Published on July 3, 2019
Strength and conditioning are crucial to the development of HVGS athletes, enhancing their fitness, stamina and recovery so they can gain a competitive edge and find success in sport long after they leave school.
Hunter Valley Grammar School employs a specialist Strength and Conditioning Coach, Dr Josh Secomb, to work intensively with our elite athletes and with students who just want to increase their physical activity.
“Strength and conditioning training is essential for all athletes to perform at their best,” Josh says. “The term ‘strength and conditioning’ can sometimes be limiting in its perception that it’s just about building muscle mass and aerobic fitness. A more accurate description is to view strength and conditioning as an athlete’s physical preparation for sport. It encompasses both the physical and physiological development of athletes.”
How are HVGS athletes prepared for sport and success?
Preparation for sport consists of three main training pillars to enhance athletic performance: technical preparation (developing the skills for the sport); tactical preparation (understanding how to correctly employ strategies to succeed); and physical preparation (preparing the body to cope with and supersede the physical demands of the sport). The HVGS strength and conditioning sessions focus on the physical preparation.
“We know that if an athlete isn’t undertaking any physical preparation, then they are missing a significant component of their overall athletic development,” Josh says.
“Strength and conditioning sessions help athletes with the physical skills to perform and improve their technical skills over time, which makes them better sportspeople.”
Countless research studies have identified significant relationships between the physical qualities and activities that are essential to performance. For example, the stronger an athlete is in a pull-up, the better their tackling performance is in rugby. “We look at the qualities athletes require to be successful in their sport, and we build a program to enhance those qualities,” Josh says. “However, every sport requires its athletes to be able to perform a broad range of athletic movements. We want each athlete to possess the ability to perform all athletic movements extremely well.”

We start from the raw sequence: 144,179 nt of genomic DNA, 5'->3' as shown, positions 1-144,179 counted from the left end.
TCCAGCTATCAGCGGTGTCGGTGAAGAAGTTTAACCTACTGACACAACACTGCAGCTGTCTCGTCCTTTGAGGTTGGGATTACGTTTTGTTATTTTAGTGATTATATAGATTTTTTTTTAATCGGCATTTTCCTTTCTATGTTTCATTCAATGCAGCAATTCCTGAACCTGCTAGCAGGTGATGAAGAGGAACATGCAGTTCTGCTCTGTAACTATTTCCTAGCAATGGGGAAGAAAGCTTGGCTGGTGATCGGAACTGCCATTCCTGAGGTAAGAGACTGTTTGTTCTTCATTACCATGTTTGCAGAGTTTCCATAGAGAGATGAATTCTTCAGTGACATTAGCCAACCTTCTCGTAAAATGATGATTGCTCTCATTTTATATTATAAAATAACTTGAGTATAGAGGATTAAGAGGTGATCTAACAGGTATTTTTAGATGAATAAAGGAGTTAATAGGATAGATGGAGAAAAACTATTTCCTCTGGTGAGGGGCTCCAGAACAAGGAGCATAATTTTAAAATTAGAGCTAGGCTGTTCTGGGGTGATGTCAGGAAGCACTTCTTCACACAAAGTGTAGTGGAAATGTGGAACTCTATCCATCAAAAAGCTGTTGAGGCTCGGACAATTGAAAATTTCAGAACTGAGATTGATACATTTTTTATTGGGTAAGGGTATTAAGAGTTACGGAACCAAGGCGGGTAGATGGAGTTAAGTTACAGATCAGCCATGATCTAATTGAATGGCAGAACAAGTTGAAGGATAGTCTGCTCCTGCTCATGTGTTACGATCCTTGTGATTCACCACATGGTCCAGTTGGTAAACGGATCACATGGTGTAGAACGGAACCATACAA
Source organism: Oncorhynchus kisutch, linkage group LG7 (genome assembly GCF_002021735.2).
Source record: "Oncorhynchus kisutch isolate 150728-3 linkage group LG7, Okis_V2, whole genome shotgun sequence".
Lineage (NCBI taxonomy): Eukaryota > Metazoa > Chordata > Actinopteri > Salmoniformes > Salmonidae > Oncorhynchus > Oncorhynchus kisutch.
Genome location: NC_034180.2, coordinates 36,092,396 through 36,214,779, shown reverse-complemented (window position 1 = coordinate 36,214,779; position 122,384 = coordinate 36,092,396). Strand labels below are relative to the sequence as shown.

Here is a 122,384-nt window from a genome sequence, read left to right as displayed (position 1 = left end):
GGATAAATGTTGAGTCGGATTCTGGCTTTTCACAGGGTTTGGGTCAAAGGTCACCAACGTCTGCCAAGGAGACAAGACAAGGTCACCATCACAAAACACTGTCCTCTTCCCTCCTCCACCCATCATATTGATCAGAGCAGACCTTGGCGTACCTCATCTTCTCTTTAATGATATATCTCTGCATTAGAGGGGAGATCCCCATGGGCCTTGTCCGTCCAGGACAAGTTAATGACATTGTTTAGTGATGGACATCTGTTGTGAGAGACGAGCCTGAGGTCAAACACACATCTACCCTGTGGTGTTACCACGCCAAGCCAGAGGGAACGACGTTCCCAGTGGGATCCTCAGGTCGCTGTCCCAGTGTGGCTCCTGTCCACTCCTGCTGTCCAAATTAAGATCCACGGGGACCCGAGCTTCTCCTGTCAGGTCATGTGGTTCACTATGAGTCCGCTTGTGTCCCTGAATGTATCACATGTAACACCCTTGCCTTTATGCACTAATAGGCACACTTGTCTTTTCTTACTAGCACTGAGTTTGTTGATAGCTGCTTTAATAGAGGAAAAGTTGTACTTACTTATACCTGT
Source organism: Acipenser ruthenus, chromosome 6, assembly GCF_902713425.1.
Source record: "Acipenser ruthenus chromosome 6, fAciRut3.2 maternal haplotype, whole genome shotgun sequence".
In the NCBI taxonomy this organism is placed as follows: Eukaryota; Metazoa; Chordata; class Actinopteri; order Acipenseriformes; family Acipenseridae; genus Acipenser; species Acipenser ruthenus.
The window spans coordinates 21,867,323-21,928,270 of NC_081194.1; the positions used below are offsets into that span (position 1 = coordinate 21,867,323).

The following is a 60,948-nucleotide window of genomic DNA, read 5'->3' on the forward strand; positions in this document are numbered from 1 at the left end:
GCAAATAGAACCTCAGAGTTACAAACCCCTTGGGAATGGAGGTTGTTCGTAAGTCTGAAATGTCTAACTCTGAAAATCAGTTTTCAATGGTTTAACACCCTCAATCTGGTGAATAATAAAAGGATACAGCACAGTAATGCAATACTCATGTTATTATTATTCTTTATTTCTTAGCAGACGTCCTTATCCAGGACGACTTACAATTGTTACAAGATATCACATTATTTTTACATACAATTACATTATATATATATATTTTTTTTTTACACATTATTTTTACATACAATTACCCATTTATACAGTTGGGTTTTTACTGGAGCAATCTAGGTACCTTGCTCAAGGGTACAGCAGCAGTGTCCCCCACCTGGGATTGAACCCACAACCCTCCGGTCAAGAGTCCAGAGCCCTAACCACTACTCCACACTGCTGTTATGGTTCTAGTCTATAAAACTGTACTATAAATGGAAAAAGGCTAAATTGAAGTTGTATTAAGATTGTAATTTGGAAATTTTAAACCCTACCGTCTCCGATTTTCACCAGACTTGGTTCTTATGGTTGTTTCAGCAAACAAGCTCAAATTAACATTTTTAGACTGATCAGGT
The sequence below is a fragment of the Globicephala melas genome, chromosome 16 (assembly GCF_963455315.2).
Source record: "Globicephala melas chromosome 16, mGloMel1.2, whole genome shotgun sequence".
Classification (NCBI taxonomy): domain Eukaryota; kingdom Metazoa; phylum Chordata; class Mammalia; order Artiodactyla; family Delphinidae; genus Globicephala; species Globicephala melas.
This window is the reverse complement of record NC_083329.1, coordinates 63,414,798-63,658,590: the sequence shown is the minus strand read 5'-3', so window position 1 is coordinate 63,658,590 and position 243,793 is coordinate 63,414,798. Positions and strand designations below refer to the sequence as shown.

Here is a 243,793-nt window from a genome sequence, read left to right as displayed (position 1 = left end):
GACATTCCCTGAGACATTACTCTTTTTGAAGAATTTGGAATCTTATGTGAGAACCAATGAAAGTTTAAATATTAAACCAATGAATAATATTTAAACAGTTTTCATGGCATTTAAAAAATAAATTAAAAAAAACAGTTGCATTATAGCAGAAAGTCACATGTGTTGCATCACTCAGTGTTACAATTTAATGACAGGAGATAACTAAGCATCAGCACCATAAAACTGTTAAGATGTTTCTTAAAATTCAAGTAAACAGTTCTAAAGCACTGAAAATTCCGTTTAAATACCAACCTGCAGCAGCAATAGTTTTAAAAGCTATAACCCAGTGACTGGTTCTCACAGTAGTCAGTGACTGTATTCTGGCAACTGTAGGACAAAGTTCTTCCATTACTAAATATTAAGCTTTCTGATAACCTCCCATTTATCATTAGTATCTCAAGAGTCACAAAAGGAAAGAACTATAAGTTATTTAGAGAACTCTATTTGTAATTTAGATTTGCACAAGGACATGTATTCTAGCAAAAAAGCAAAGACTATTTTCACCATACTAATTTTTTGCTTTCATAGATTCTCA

Additionally, as athletes become increasingly stronger, more agile and faster, they increase their tolerance to training and decrease the risk of injury. “Naturally, if an athlete is constantly injured, the ability to develop the technical and tactical skills to succeed in their sport is reduced,” Josh says. “Many years of research have shown that to reduce injury risk, athletes must have highly developed athletic movement skills, strength, mobility, stability and energy systems. This is all enhanced through strength and conditioning sessions.”
What is the ultimate goal for HVGS athletes?
An education in physical preparation ensures that students are competent across all of the athletic movement skills that they will need for success. “My goal for HVGS athletes is to ensure that they have the physical skills and capabilities to progress along the pathway of their sport, and succeed in their sport for the long term,” Josh says.
Strength and conditioning sessions are not just for HVGS elite athletes. With about 30 per cent of Australian adolescents meeting their minimum physical activity requirements a day, it is essential that we aim to improve this for the overall health of students.
“Strength and conditioning increases students’ physical fitness and their skills, which builds their confidence to participate in a broader range of physical activities,” Josh says. “By regularly undertaking physical activity, both their physical and mental health can improve, which can aid in their academic performance too.”